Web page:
Gignac v. Ontario County et al

Filing 41

ORDER granting 27 Claire's Motion for Summary Judgment; and plaintiff's cross motion for partial summary judgment 34 is denied. The complaint 1 is dismissed in its entirety, with prejudice. The defendants' cross-claims against one another 9 , 12 are likewise dismissed as moot. ***CLERK TO FOLLOW UP. Signed by Hon. David G. Larimer on 1/12/12. (EMA)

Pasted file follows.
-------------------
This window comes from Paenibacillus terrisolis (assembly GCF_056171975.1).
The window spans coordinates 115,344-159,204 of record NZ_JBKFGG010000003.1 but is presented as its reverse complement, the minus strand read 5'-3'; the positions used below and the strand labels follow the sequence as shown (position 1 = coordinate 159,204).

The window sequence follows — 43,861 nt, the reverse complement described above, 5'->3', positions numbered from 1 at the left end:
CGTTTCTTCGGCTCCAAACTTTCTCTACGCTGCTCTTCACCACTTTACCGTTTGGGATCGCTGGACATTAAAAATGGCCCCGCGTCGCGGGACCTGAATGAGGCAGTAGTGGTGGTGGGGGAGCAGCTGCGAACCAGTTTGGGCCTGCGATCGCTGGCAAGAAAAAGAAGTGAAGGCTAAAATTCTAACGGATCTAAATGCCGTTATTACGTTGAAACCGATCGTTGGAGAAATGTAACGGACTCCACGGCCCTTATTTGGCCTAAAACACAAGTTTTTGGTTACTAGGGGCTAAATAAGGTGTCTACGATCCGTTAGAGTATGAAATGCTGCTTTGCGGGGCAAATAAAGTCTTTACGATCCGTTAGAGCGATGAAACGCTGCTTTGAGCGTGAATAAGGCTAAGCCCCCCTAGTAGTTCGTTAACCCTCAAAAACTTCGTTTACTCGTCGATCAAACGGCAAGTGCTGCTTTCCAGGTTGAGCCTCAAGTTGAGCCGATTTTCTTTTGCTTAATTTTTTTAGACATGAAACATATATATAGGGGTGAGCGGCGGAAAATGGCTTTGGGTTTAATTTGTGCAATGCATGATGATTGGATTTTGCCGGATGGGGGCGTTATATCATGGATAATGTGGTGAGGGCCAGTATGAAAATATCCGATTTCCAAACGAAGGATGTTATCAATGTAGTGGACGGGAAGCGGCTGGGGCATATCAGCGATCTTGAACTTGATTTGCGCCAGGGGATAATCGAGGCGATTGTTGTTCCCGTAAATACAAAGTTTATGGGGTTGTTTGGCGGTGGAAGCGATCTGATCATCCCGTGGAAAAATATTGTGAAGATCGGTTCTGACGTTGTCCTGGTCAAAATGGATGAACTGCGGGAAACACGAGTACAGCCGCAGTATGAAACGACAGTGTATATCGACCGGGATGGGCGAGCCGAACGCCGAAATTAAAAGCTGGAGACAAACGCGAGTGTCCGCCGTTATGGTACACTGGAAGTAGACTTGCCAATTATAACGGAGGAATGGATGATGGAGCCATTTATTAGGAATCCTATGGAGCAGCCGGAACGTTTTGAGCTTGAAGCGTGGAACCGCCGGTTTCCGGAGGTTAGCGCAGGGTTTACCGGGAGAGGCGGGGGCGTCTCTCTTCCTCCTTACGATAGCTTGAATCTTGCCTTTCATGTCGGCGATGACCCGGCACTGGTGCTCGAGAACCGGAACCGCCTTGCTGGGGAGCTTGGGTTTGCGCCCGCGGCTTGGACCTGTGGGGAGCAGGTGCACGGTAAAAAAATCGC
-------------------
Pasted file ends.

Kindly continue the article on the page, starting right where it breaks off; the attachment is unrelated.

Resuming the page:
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UNITED STATES DISTRICT COURT WESTERN DISTRICT OF NEW YORK _______________________________________________ ANA GIGNAC, Personally and as Parent and Natural Guardian of Renee Gignac, Plaintiff, DECISION AND ORDER 08-CV-6431L v. ONTARIO COUNTY, et al., Defendants. ________________________________________________ INTRODUCTION Plaintiff Ana Gignac (“plaintiff”) brings this action against defendants Ontario County, the Ontario County Sheriff’s Department, Deputy Timothy Durgan (“Deputy Durgan”) (collectively “the County defendants”), and Claire’s Boutique’s, Inc. (“Claire’s”). Pursuant to 42 U.S.C. §1981 (“Section 1981”) and §1983 (“Section 1983”), plaintiff alleges that the defendants subjected her to, inter alia, race-based discrimination, false arrest, false imprisonment, and an unreasonable search, and generally violated her constitutional rights in connection with a shoplifting investigation. Claire’s now moves for summary judgment pursuant to Fed. R. Civ. Proc. 56 to dismiss plaintiff’s claims (Dkt. #27), on the grounds that there was probable cause to detain the plaintiff, and that both the detention and the related search were reasonable and non-discriminatory. Plaintiff has cross-moved for partial summary judgment on her claim of false imprisonment (Dkt. #34), and in opposing the cross motion, the County defendants adopt the arguments submitted by Claire’s, and further argue that the County defendants are entitled to qualified immunity. (Dkt. #39) For the reasons set forth below, Claire’s motion for summary judgment (Dkt. #22) is granted, and the complaint is dismissed with respect to all defendants. DISCUSSION I. Summary Judgment Summary judgment is granted if the record demonstrates that “there is no genuine issue as to any material fact and that the moving party is entitled to a judgment as a matter of law.” Fed. R. Civ. P. 56(c). See also Anderson v. Liberty Lobby, Inc., 477 U.S. 242, 247 (1986). “When the moving party has carried its burden under Rule 56(c), its opponent must do more than simply show that there is some metaphysical doubt as to the material facts. . . . Where the record taken as a whole could not lead a rational trier of fact to find for the nonmoving party, there is no ‘genuine issue for trial.’” Matsushita Elec. Industrial Co. v. Zenith Radio Corp., 475 U.S. 574, 586-587 (1986). II. Plaintiff’s Section 1981 Claim Against Claire’s Section 1981 provides that, “[a]ll persons within the United States shall have the same right . . . to the full and equal benefit of all laws and proceedings for the security of persons ans property as is enjoyed by white citizens...” 42 U.S.C. §1981. In order to establish a Section 1981 discrimination claim, plaintiff must provide proof that: (1) she belongs to a racial minority; (2) she was subject to intentional discriminatory conduct by defendants, meaning that a discriminatory motive was a “substantial” or “motivating” factor; and (3) the discrimination related to one of the protected activities to which Section 1981 refers. See Tolbert v. Queens College, 242 F.3d 58, 61 (2d Cir. 2001); Brown v. City of Oneonta, 221 F.3d 329, 339 (2d Cir. 2000); Lauture v. IBM, 216 F.3d 258, 261 (2d Cir. 2000). A Section 1981 “equal benefit” claim “‘requires a nexus to state proceedings or laws,’ even though state action is not required.” Bishop v. Toys “R” Us-NY LLC, 2009 U.S. Dist. LEXIS 17377 at *14 (S.D.N.Y. 2009), quoting Phillip v. Univ. of Rochester, 316 F.3d 291, 294-95 (2d Cir. 2003). See generally Pierre v. J.C. Penney Co., 340 F. Supp. 2d 308, 310311 (E.D.N.Y. 2004) (discussing standards relating to the “[f[ew cases in this circuit or elsewhere -2- [that] arise under the ‘equal benefit’ clause of §1981,” and collecting cases). In alleging that Claire’s singled her out for discriminatory treatment on the basis of race, plaintiff must present some “evidence of ‘purposeful and systematic discrimination’ in the form of specific instances when members of a recognized group were ‘singled . . . out for unlawful oppression in contrast to others similarly situated.’” Bishop, 2009 U.S. Dist. LEXIS 17377 at *17, quoting Albert v. Carovano, 851 F.2d 561, 573 (2d Cir. 1988). The undisputed facts, construed in plaintiff’s favor, fail to establish that she was “singled out” for unlawful oppression in contrast to other Claire’s shoppers. On June 23, 2007, plaintiff, who alleges that she is of “Latino descent,” (Dkt. #1 at ¶38), was browsing in a Claire’s store at Eastview Mall, along with her two adolescent daughters. Claire’s Assistant ManagerAshley Zimmerman (“Zimmerman”), who had made “over a hundred” shoplifting stops during her previous year-and-ahalf of employment with Claire’s, testified that she observed plaintiff remove a pair of green polkadot hoop earrings from a display card, hold them in her hand, and then place her hand into her purse. The earrings were not seen thereafter. When plaintiff attempted to cash out and leave the store without paying for the earrings Zimmerman believed she had seen plaintiff conceal, Zimmerman instructed plaintiff to remain in the store, and called mall security and the police. A security guard and Deputy Durgan responded and briefly questioned plaintiff in a private storage room in the rear of the store, out of the view of the public. Plaintiff also voluntarily submitted to a search of her purse, underwent a “pat-down” of her pocket area because she was unable to turn her pockets out herself, and was asked by Deputy Durgan to untuck her shirt to release any items secreted in her waistband. After the brief search failed to turn up the missing earrings, plaintiff was told she was free to leave. From start to finish, the detention lasted thirty or forty minutes. Plaintiff thereafter returned the items she had previously purchased, and left the store. The only evidence cited by plaintiff in support of her allegation that the shoplifting investigation was discriminatory is an alleged statement attributed to Zimmerman. Plaintiff testified -3- that after the investigation was concluded, she asked Zimmerman why Zimmerman believed that plaintiff, as opposed to others in the “lot of people in the store” at the time, had stolen the earrings, and that Zimmerman made a statement to the effect that “you Spanish people, all you do is steal.” (Dkt. #27-8 at 60). Zimmerman denies making any such statement, and claims that the only reason she detained plaintiff was because of her observations of plaintiff’s conduct, which led Zimmerman to believe that plaintiff had taken a pair of earrings. (Dkt. #27-7). Even assuming the truth of plaintiff’s testimony concerning Zimmerman’s alleged “Spanish people” remark, I conclude that a single racially charged remark by a store employee -- even one that suggests a belief that one’s minority status predisposes him or her to steal -- is “insufficient to support an inference of a discriminatory selective-enforcement policy” by itself. Bishop, 2009 U.S. DIST. LEXIS 17377 at *14 (store security guard’s use of a racial epithet, and his comment that “blacks steal more than whites” are insufficient to support an inference of discrimination in the alleged selective enforcement of anti-shoplifting policies and procedures, where there is no evidence that plaintiff was actually treated differently from similarly-situated non-minority customers), aff’d, 2010 U.S. App. LEXIS 14668 (2d Cir. 2010). In light of the fact, asserted by Claire’s in its statement of undisputed facts and expressly assented-to by plaintiff, that Zimmerman’s reported observations provided “reasonable ground[s]” to detain plaintiff on suspicion of shoplifting, (Dkt. #34 at ¶68), the remark attributed to Zimmerman after the fact “would [appear to] show some evidence of hostility on the part of [an employee], not disparate treatment among those similarly situated, and animus or incivility alone is insufficient to raise an inference of discriminatory treatment.” Id. at *28. In other words, the relevant question is not whether Zimmerman expressed or even believed that “Spanish people . . . steal,” but whether plaintiff has come forward with evidence in admissible form, sufficient to convince a reasonable finder of fact, that such a belief on Zimmerman’s part was a “substantial or motivating factor” in Zimmerman’s decision to detain plaintiff on the suspicion of shoplifting, and that in being so detained, plaintiff was being treated differently from other, similarly-situated, non-Hispanic shoppers in Claire’s. -4- Notwithstanding her allegation that her detention was discriminatory, plaintiff presents no evidence that she was treated differently from any similarly-situated shoppers. She does not, for example, allege or offer evidence that that there were other customers present in the store at the time the earrings went missing, or who engaged in similar behavior to plaintiff’s ,who were non-Hispanic, and who were not questioned or detained. Because plaintiff offers no evidence whatsoever concerning the ethnic background and/or behavior of other customers alleged to have been in the store at the time, it would be impossible for any reasonable finder of fact to conclude that she was, in fact, treated differently from non-minority shoppers.1 See Rivera v. United States, 928 F.2d 592, 608 (2d Cir. 1991) (plaintiffs alleging Section 1981 claim that police officers treated persons with Spanish surnames differently from others in the same building must come forward with evidence concerning whether other persons of Hispanic descent lived in the building, and whether they were similarly treated). In light of these circumstances, even assuming the truth of plaintiff’s allegation that Zimmerman told her “Spanish people . . . steal,” plaintiff cannot prove that discrimination was a “substantial or motivating” factor behind her brief detention, and/or that she was “singled out” for treatment different from that of non-minority customers in the store. Moreover, plaintiff cites no evidence that Claire’s trains its employees to act in a discriminatory manner, that any discriminatory activity Zimmerman might have undertaken was within the course of her employment, or that Zimmerman’s alleged comment is in any other way attributable to a policy of Claire’s. To the contrary, Claire’s has submitted evidence establishing that it has trained all of its employees (including Zimmerman) to be watchful for shoplifters without regard for race or ethnicity, warning them in a written Training Aid and Loss Prevention Employee Handbook that there is no such thing as a “typical shoplifter,” and that “[p]eople from all economic, educational and family backgrounds steal.” (Dkt. #27-3at 3, Dkt. #27-4 at 4). 1 Plaintiff testified that among the “lot” of Claire’s customers who were present at the time she was detained, she saw one person she knew, a friend named Lorraine Veras. (Dkt. #278 at 66-67). However, the record contains no evidence of Ms. Veras’s racial or ethnic background. -5- Accordingly, plaintiff has failed to produce evidence sufficient to establish her claims that Claire’s subjected her to intentional discrimination and/or that punitive damages against Claire’s are warranted, and her Section 1981 claim is dismissed. III. Plaintiff’s Section 1983 Claims of False Arrest and False Imprisonment Against Claire’s and Deputy Durgan Plaintiff’s claim of false imprisonment against Claire’s requires proof that: (1) Claire’s intended to confine plaintiff; (2) plaintiff was conscious of her confinement; (3) plaintiff did not consent to be confined; and (4) the confinement was not otherwise privileged. See Curry v. City of Syracuse, 316 F.3d 324, 335 (2d Cir. 2003). Because state action is a necessary element of a Section 1983 claim, plaintiff must also offer evidence that there was “such a close nexus between the State and the challenged action [by Claire’s] that the . . . private [actor’s] behavior may be fairly treated as that of the State itself.” Bishop, 2009 U.S. Dist. LEXIS 17377 at *29, quoting Tancredi v. Metro Life Ins. Co., 316 F.3d 308, 312 (2d Cir. 2003). Initially, the Court is not convinced that Zimmerman’s request that plaintiff remain in the store, and her summoning of mall security and law enforcement, comprises a confinement with a sufficient nexus to state action to support a Section 1983 claim. See e.g., Bishop, 2009 U.S. Dist. LEXIS 17377 at *29-*30 (acts of private individuals, such as store security guards, generally do not constitute state action for purposes of Section 1983); Drayton v. Toys ‘R’ Us Inc., 645 F. Supp. 2d 149, 162-163 (S.D.N.Y. 2009) (absent evidence of a plan, prearrangement or custom of cooperation between store manager and law enforcement, a manager’s summoning of law enforcement to investigate shoplifting does not expose the store to Section 1983 liability). However, even assuming arguendo that Zimmerman’s conduct was sufficient to “confine” plaintiff in the manner necessary to establish a constitutional claim pursuant to Section 1983, the statutory privilege under New York General Business Law §218, generally referred to as the “Shopkeeper’s Statute,” manifestly applies here. N.Y. Gen. Bus. Law §218. -6- Under the Shopkeeper’s Statute, a retail establishment is not liable for detaining someone so long as: the person was detained in a reasonable manner and for not more than a reasonable time to permit such investigation or questioning by a . . . police officer or by the owner of the retail mercantile establishment [or] his authorized employee or agent, and that such officer, owner, employee or agent had reasonable grounds to believe that the person [detained] was committing or attempting to commit larceny . . . “Reasonable grounds” shall include . . . knowledge that a person (i) has concealed possession of unpurchased merchandise [and] a “reasonable time” shall mean the time necessary to permit the person detained to make a statement or to refuse to make a statement, and the time necessary to examine employees and records of the mercantile establishment relative to the ownership of the merchandise . . . Id. As detailed above, plaintiff testified that she handled a number of pairs of earrings while shopping at Claire’s, and it is undisputed that around this time, a pair of earrings was discovered to be missing. As plaintiff was leaving the store, Zimmerman approached her and asked her to “show me where you put the earrings,” and plaintiff refused. Thereafter, plaintiff was detained privately in a back room of the store for approximately a half an hour, during which Deputy Durgan arrived and, while searching plaintiff’s purse with her permission, found one or two loose earring backs. Plaintiff was also asked to submit, allegedly at Zimmerman’s urging, to a blouse “shake out.” Plaintiff agrees that Zimmerman had “reasonable grounds” to detain her, but argues that the overall length of the shoplifting stop (insofar as it is attributable to Zimmerman) was not reasonable. Dkt. #34 at ¶68. Plaintiff suggests that Zimmerman could have abbreviated the encounter if she had initially questioned plaintiff more clearly about what sort of earrings she was looking for, requested to search plaintiff’s purse herself instead of calling mall security, and limited the search to plaintiff’s purse and not extended it to her person. However, plaintiff points to no legal authority for the proposition that the “reasonable time” requirement obligates a store manager to abbreviate a shoplifting investigation stop to the fastest or most cursory search possible, or that a detention of similar length to hers is per se unreasonable. -7- Under the totality of the circumstances and in light of the undisputed facts, the shoplifting investigation to which plaintiff was subjected was supported by reasonable grounds and was reasonable in time, as a matter of law. See e.g., Bacci v. Fairway Mkt., 2008 U.S. Dist. LEXIS 40534 at *13-*14 (S.D.N.Y. 2008) (granting summary judgment to defendant store under the Shopkeeper’s Statute: plaintiff who was observed by store clerk concealing items on his person and not paying for them, who was subsequently detained for thirty minutes awaiting police response, was detained for a “reasonable time” as a matter of law). In order to maintain her claim of false arrest against Deputy Durgan under Section 1983, plaintiff must show that Durgan violated her Constitutional or federal statutory rights – here, her Fourth Amendment right to be free from unreasonable seizures – and that he did so while acting under color of state law. See Parratt v. Taylor, 451 U.S. 527, 535 (1981). To establish a claim of false arrest or a violation of civil rights arising therefrom against a law enforcement defendant, a plaintiff must prove that the underlying arrest lacked probable cause. See Weyant v. Okst, 101 F.3d 845, 852 (2d Cir. 1996). Variously stated, the existence of probable cause is “a complete defense to [a civil rights action arising from an arrest]” whether it arises under Section 1983 or state law. Bernard v. United States, 25 F.3d 98, 102 (2d Cir. 1994). While an arrest may not be grounded solely on a “hunch,” United States v. Patrick, 899 F.2d 169, 174 (2d Cir. 1990), “a probable cause determination does not require proof beyond a reasonable doubt; it is the mere probability of criminal activity, based on the totality of the circumstances, that satisfies the Fourth Amendment.” Donovan v. Briggs, 250 F. Supp. 2d 242, 251 (W.D.N.Y. 2003), quoting Hahn v. County of Otsego, 820 F. Supp. 54, 55 (N.D.N.Y. 1993). “Probable cause to arrest exists when the known facts are ‘sufficient to warrant a person of reasonable caution in the belief that the person to be arrested has committed or is committing a crime.’” Donovan, 250 F. Supp. 2d 242 at 253, quoting Jocks v. Tavernier, 316 F.3d 128 at 135 (2d Cir. 2003)(emphasis in original). Deputy Durgan responded to Claire’s after a call to investigate a shoplifting claim. Upon arrival, he was informed by the store’s assistant manager that she had personally observed plaintiff -8- handling a pair of earrings and removing them from their display card, and that the earrings were now missing. With plaintiff’s consent, Deputy Durgan searched plaintiff’s purse and discovered at least one loose earring back (the defendants’ deposition testimony differs as to whether one or two earring backs were discovered) inside. He asked plaintiff to turn out her front hip pockets. When plaintiff stated that she was unable to do this due to the tightness of her jeans, Deputy Durgan performed a “pat-down” of the hip pockets. He also accompanied Zimmerman around the store to retrace plaintiff’s steps and see if the missing earrings could be found. Although Zimmerman found at least one empty earring card in the area where said she had observed plaintiff handling the missing earrings, the earrings themselves could not be located. Finally, Durgan asked plaintiff to untuck her shirt, which would cause any items secreted in plaintiff’s waistband to fall out. Durgan and Zimmerman both testified that plaintiff responded combatively, lifting her shirt and “flashing” Durgan, to which he responded with words to the effect of, “You didn’t need to do that -- put [your shirt] down.”2 The search for the earrings having proved unsuccessful, Durgan told plaintiff -- who claims that up until this point she was repeatedly instructed that she was not permitted to leave -- that she was free to go. Plaintiff has produced no evidence that the statements by Zimmerman to Durgan were not reasonably trustworthy or reliable, or that they would not have caused a reasonable officer in Durgan’s position to believe that a crime had probably occurred, and that a brief investigation and/or 2 Initially, plaintiff claimed in her complaint and deposition testimony that Durgan actually reached into her brassiere and ran his hands over her breasts “in an inappropriate, illegal perverted manner.” (Dkt. #1 at 27, Dkt. #27-8). On the instant motion, however, plaintiff has taken the unusual step of affirmatively declining to dispute Durgan’s and Zimmerman’s descriptions of the blouse/bra search. Instead, plaintiff explains that in response to the summary judgment motion, she will “rely only on the [defendants’] sworn statements” as evidence of what occurred during the search of her person. (Dkt. #34-11 at 6). Because plaintiff refuses to submit evidence or testimony refuting the defendants’ description of events, or to rely upon her own conflicting testimony already in the record to raise a question of fact, the Court is forced to conclude that plaintiff has presently abandoned her prior contention that the search of her person was any more invasive than defendants describe. I therefore find that plaintiff has failed to raise a material question of fact as to the breadth of the search conducted by Deputy Durgan, insofar as plaintiff was asked to “shake out” her blouse and/or exposed her bra. -9- search for evidence of shoplifting was reasonable and warranted. Indeed, it is well settled that “a purported crime victim’s identification of the alleged culprit will generally suffice to create probable cause to arrest.” Donovan, 250 F. Supp. 2d 242 at 250-251. Having found that plaintiff’s arrest was supported by probable cause, I need not reach the issue of qualified immunity. See Saucier v. Katz, 533 U.S. 194, 201 (2001). Nevertheless, I find that even if probable cause was lacking, the County defendants are entitled to qualified immunity. Qualified immunity shields public officials from an action for civil damages, to the extent that their challenged acts do not violate “clearly established statutory or constitutional rights of which a reasonable person would have known.” Harlow v. Fitzgerald, 457 U.S. 800, 818 (1982). Specifically, the doctrine applies where it is “objectively reasonable” for an official to believe that his conduct did not violate such a right, in light of clearly established law and in the information possessed by the official. See Simms v. Village of Albion, 115 F.3d 1098, 1106 (2d Cir. 1997); Hill v. City of New York, 45 F.3d 653, 661 (2d Cir. 1995); Velardi v. Walsh, 40 F.3d 569, 573 (2d Cir. 1994). In determining whether defendants are entitled to qualified immunity, the Court must focus on “objective circumstances rather than an officer’s subjective motivation.” Bradway v. Gonzales, 26 F.3d 313, 319 (2d Cir. 1994). With respect to false arrest claims, an arresting officer is entitled to qualified immunity if: (a) it was objectively reasonable for the officer to believe that probable cause existed, or (b) officers of reasonable competence could disagree on whether the probable cause test was met. See Lennon v. Miller, 66 F.3d 416, 420 (2d Cir. 1995); Wachtler v. County of Herkimer, 35 F.3d 77, 81 (2d Cir. 1994). As noted above, the undisputed facts presented here establish that plaintiff was identified to Durgan by a store employee as having stolen earrings from a display card, and that empty display cards were found nearby and one or more loose earring backs were discovered in plaintiff’s purse. Durgan’s entire investigation of the shoplifting claim was conducted within approximately thirty - 10 - minutes, and involved no invasive physical searches beyond the purse search to which plaintiff consented, and a non-invasive shirt-untucking and pocket pat-down. No evidence has been presented to suggest that the investigation of plaintiff’s possible theft of a pair of earrings was conducted in a manner which a reasonable officer could have believed was in violation of the plaintiff’s constitutional rights, was untrustworthy, or otherwise failed to furnish probable cause for the plaintiff’s brief detention. Plaintiff’s false arrest claims are therefore dismissed. IV. Plaintiff’s Unreasonable Search Claim Against the County Defendants It is well settled that in order to maintain a claim against a County under 42 U.S.C. §1983, plaintiff must show that the County violated her Constitutional or federal statutory rights, and did so while acting under color of state law. See Parratt v. Taylor, 451 U.S. 527, 535 (1981). A municipality’s liability under Section 1983 is limited, however, to “acts which the municipality has officially sanctioned or ordered. City of St. Louis v. Prapotnik, 485 U.S. 112, 123 (1988). As such, the challenged action must have been taken pursuant to a policy adopted by the official or officials responsible under state law for making policy in that area of the County’s business.” Id. However, “[a] municipal policy may be inferred from the informal acts or omissions of supervisory officials.” Poulson v. City of North Tonawanda, 811 F. Supp. 884, 896 (W.D.N.Y. 1993), quoting Batista v. Rodriguez, 702 F.2d 393, 397 (2d Cir. 1983). In order for such an inference to arise, the official’s acts or omissions must be serious enough to suggest “deliberate indifference” to the plaintiff’s constitutional rights: “mere lack of responsiveness, failure to supervise employees, or nonfeasance has been held insufficient to establish a causal link between a municipal custom or practice and a constitutional violation.” Poulson, 811 F. Supp. 884 at 896, citing Canton, Ohio v. Harris, 489 U.S. 378 (1989). Plaintiff’s claim of municipal liability is grounded solely upon the conclusory allegation that the County has a policy or custom of failing to adequately train employees to perform body searches. - 11 - Plaintiff submits no evidence in support of this contention, cites no law in support of her assumption that the pocket frisk and shirt-untuck request were unduly invasive, and makes no claim that any particular County official committed a specific act or omission that effected a constitutional deprivation. Because plaintiff has failed to allege or prove that any unconstitutional policy was maintained by the County, or that such a policy gave rise to a violation of her constitutional rights, her claims against the County are dismissed. V. Plaintiff’s State Law Claims Plaintiff also asserts a “zone of danger” negligence claim against the defendants on behalf of her minor daughters, and slander per se against Claire’s, both of which arise solely under state law. Although plaintiff’s federal claims have been dismissed, the Court opts to exercise supplemental jurisdiction over these remaining claims, in the interest of judicial economy and convenience to the litigants. See 28 U.S.C. §1367; Valencia ex rel. Franco v. Lee, 316 F.3d 299, 305 (2d Cir. 2003). While remand of state law claims to state court is often preferred as an alternative to dismissal where, as here, statute of limitations issues are implicated, see e.g., Akhtab v. BCBG Max Azria Group Inc., 2011 U.S. Dist. LEXIS 118606 at *4-*5 (S.D.N.Y. 2011), remanding plaintiff’s state law claims here would serve no purpose. Both of the claims are defective on their face. The slander per se claim is untimely, having been first alleged in the complaint filed September 19, 2008 (Dkt. #1), more than one year after the utterance at issue on June 23, 2007. See N.Y. CPLR §215(3) (statute of limitations for slander is one year); Karam v. First Am. Bank of N.Y., 190 A.D.2d 1017, 1018 (4th Dept. 1993) (statute of limitations for slander claims begins to run as of the date of the utterance at issue). Plaintiff’s “zone of danger” claim, which alleges that her minor daughter was subjected to the negligent infliction of emotional distress by the County when she witnessed Deputy Durgan searching the plaintiff, does not (and based on the undisputed facts of record, could not) contain any - 12 - plausible allegations that the daughter was ever threatened with physical injury, and/or that she was harmed when she observed the death or serious bodily injury of a family member, both of which are required for a “zone of danger” claim of negligent infliction of emotional distress under New York Law. See Mortise v. United States, 102 F.3d 693, 696 (2d Cir. 1996) (the “bystander in the zone of danger” theory permits recovery for emotional injuries inflicted when a party: (1) is threatened with physical harm as a result of the defendant’s negligence; and (2) consequently suffers emotional injury from witnessing the death or serious bodily injury of a member of the party’s immediate family). See also Ling- Rong Chen v. City of Syracuse, 2009 U.S. Dist. LEXIS 16227 at *18 (N.D.N.Y. 2009); Stephens v. Shuttle Associates, LLC, 547 F.Supp.2d 269, 275 (S.D.N.Y. 2008); Madden v. Creative Servs., 872 F. Supp. 1205, 1211 (W.D.N.Y. 1993). Accordingly, plaintiff’s state law claims are dismissed. CONCLUSION For the foregoing reasons, I find that there are no material issues of fact and that the defendants are entitled to judgment as a matter of law. Claire’s motion for summary judgment dismissing the complaint (Dkt. #27) is granted, and plaintiff’s cross motion for partial summary judgment (Dkt. #34) is denied. The complaint (Dkt. #1) is dismissed in its entirety, with prejudice. The defendants’ cross-claims against one another (Dkt. #9, #12) are likewise dismissed as moot. IT IS SO ORDERED. _______________________________________ DAVID G. LARIMER United States District Judge Dated: Rochester, New York January 12, 2012. - 13 -